Thank you, United States. Thank you for welcoming me back with open arms holding up a tray of cheap cocktails in one hand and a hotel key shaped like an American Express card in the other. You move me with your all-you-can-eat seafood buffet and your plastic enhanced enhancements. Take my gratuity, what would be considered gratuitous in Argentina, and smile with straight, white teeth and pretend like my generosity is appreciated, though it is slim. I read your judgment on my scantness, and I want to tell you that I have been unemployed for two months, but I don't.

I am going to miss your fresh squeezed juices, your rainbow of fruits fresh off the farm, and your blue and white flag that waves its pride all over the place. And your helado. Man, I will miss your helado.
I will miss your people, your friendly, generous people that helped me when I was lost, when I didn't know the word for something, and when I asked ridiculous questions.
I don't know how any other nightlife I encounter will ever compare to your thumping beats that wake up the sun.

I am officially a lone traveler. Even though I came to Argentina by myself, I quickly joined forces with my trusty sidekick Zoe. It was inevitable, considering we live together, work together, and endured some family drama together. And it has been great, I was and am so lucky that Zoe turned out to be such a great gal and friend.
But Tuesday I went to the bus station on my own, purchased my roundtrip ticket to Iguazu, and loaded up early afternoon. Solita, as my traveling neighbor called me; little girl all alone.

An older woman walks by, she sludges by in her purple loafers, bracing her body onto a younger woman's arm. The younger woman is not young, but she wears pink tennis shoes and she has a barrette in place that keeps the flyaway hairs from getting out of hand. She is at least a foot taller than the older woman, and she wears a maroon skirt, even though it is breezy. I offer to vacate my bench just in case I inadvertently took their spot in this schoolyard filled with varying senior citizens, but they refuse, silently, with a shake of the head and a tranquil smile.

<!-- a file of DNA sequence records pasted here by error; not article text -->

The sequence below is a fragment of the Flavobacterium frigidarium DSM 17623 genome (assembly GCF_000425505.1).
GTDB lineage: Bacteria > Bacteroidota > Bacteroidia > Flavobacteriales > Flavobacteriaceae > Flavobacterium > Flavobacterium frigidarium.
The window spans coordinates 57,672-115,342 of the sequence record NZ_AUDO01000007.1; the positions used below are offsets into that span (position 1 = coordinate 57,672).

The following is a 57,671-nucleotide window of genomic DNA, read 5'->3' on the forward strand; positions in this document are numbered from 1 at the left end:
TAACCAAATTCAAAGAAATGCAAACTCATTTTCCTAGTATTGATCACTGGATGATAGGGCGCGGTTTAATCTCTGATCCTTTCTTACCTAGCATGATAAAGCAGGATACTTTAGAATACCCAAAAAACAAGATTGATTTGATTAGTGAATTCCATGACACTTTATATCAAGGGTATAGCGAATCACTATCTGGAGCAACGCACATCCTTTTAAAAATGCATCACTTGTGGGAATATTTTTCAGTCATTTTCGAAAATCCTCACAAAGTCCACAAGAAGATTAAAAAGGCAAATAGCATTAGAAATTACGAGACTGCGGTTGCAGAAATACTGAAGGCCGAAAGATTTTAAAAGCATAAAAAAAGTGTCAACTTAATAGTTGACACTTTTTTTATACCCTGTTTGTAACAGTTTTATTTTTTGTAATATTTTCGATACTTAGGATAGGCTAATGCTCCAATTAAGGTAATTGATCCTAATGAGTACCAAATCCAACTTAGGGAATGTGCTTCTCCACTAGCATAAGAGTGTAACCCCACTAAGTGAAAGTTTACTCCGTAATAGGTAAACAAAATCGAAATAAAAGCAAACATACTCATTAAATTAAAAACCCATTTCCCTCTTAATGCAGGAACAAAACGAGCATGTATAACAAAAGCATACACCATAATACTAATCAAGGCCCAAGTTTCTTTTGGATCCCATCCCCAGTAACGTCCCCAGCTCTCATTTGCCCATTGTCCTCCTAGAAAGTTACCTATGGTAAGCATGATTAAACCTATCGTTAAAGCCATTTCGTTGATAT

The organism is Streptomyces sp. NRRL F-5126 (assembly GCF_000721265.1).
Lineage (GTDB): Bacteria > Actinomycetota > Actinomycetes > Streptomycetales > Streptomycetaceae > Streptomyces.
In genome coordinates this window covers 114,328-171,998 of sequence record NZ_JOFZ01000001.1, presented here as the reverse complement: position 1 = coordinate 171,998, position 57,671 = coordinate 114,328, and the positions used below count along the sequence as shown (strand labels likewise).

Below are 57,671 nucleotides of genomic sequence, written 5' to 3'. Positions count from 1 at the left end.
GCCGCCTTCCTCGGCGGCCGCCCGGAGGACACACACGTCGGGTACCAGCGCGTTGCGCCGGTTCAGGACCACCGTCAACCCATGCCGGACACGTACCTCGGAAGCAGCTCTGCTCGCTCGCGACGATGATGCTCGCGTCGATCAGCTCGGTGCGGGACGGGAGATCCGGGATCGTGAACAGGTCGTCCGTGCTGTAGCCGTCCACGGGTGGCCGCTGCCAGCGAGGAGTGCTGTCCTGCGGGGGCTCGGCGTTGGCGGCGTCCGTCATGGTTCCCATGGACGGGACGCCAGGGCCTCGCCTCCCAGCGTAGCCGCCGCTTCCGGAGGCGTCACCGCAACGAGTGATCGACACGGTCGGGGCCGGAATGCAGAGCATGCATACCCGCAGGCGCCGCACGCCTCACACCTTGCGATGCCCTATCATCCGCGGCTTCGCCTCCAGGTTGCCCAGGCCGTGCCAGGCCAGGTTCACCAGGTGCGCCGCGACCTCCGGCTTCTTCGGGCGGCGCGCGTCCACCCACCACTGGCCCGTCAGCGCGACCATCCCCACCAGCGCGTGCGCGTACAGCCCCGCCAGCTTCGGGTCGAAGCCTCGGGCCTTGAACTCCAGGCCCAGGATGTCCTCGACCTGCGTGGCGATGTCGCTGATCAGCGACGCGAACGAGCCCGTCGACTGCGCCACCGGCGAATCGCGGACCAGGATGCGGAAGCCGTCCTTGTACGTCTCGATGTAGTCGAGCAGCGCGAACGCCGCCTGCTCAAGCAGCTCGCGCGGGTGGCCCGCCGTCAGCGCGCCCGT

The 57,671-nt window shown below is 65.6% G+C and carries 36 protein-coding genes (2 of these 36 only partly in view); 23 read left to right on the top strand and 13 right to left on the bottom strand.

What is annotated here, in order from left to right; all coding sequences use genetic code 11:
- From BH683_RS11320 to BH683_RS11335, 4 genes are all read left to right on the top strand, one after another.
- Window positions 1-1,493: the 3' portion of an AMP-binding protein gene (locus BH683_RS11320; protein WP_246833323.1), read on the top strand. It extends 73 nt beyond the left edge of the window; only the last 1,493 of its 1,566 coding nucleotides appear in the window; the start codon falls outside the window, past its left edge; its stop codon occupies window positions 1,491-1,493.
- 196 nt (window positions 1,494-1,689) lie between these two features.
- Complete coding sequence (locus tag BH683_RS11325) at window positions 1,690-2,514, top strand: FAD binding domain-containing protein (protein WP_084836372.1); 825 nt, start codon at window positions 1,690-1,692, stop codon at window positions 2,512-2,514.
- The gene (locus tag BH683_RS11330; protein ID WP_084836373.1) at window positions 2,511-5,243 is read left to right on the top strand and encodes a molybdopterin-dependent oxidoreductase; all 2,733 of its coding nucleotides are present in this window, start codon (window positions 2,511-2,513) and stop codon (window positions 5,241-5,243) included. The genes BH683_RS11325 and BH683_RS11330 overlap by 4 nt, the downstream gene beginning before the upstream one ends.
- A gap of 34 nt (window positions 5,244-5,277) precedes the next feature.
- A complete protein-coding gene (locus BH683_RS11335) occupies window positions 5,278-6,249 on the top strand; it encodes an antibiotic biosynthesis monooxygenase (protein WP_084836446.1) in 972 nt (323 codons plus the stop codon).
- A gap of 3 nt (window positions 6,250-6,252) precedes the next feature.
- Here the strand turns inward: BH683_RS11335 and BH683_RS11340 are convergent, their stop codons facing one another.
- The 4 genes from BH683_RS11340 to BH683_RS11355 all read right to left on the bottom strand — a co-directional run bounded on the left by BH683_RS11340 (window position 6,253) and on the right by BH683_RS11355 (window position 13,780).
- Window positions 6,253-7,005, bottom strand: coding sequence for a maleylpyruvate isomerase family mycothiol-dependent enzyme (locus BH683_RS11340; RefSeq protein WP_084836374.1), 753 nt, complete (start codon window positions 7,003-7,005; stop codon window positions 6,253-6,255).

There are the obvious things, like my friends and my family and my city. And my honeys!! Man, I miss those dogs.
But then there are the other things, the things that tend to hit me quite suddenly, with no obvious preamble.
For instance, tortilla chips. I can make the guacamole, but I can't serve it with tortilla chips. I found some salted water crackers from the local panaderia that sufficed, but of course it was not the same.
Dried fruit without sulfur. I know it comes across as snobbish, but I can't help it.

I come to the park where the old people sit.
I come to the park to sit with the old people.
The viejos.
There is a home nearby so at all hours of the day I encounter gentlemen and gentle ladies being pushed through the trees or sitting in wheelchairs next to the benches where the caretakers sit.
I come to the park to read my book and also to show off my electronic book to the old lady who listens to her iPod. I forgot my iPod one day and she looked as if she wanted to offer me a bud, the left one while she kept the right one, but she didn't.

LOST is the name of the Thursday night hiphop party at Arraoz Bar in Palermo. The bar opens at 12:30, but for the first two hours, there is no communal dancing, just breakdancing bandits that take the floor two at a time. The club is essentially one giant concrete room, bordered by bars and balconies. People such as myself and my three friends loiter near the bar or straddle the enormous speakers or crowd the short steps going down to the floor.

Last Saturday night, Zoe and I took the new volunteer Michael out on the town. We were all dressed to go hit the night scene in Palermo, walking to the bus stop near our house, when we passed an elderly gentleman coming out of an apartment building. He was slightly taller than average (which is still small), had a wispy covering of grey hair over his shiny pate, and his slacks were tight and pulled high. His shirt was a toss up between pink and coral, and it had a stiff collar to help corral his wayward neck.

Is both easy and hard. The reactions are the same whether I am in the U.S. or in Argentina. I am a vegetarian. Soy una vegetariana. The eyes squint a little, as if to probe the seriousness of my proclamation. The nose crinkles a little, feeling out my odor, maybe it's different, not bad, just different. The open mouth asks, "En serio? En Argentina?"

This is how you do it on a sunny Friday in Buenos Aires:
Grab two nectarines on your way to work. Enjoy the sweet summer juiciness in the middle of February. Consider moving every few months to follow the seasonal fruit that you love so much.
At the train station, buy a Peruvian savory pancake straight off the barbecue and in an accidentally demanding voice, ask the street vendor where he has been these past few weeks. (Turns out the guy sets up shop early and leaves when the dough is all gone, usually an hour before we arrive)
Smile and eat the whole thing.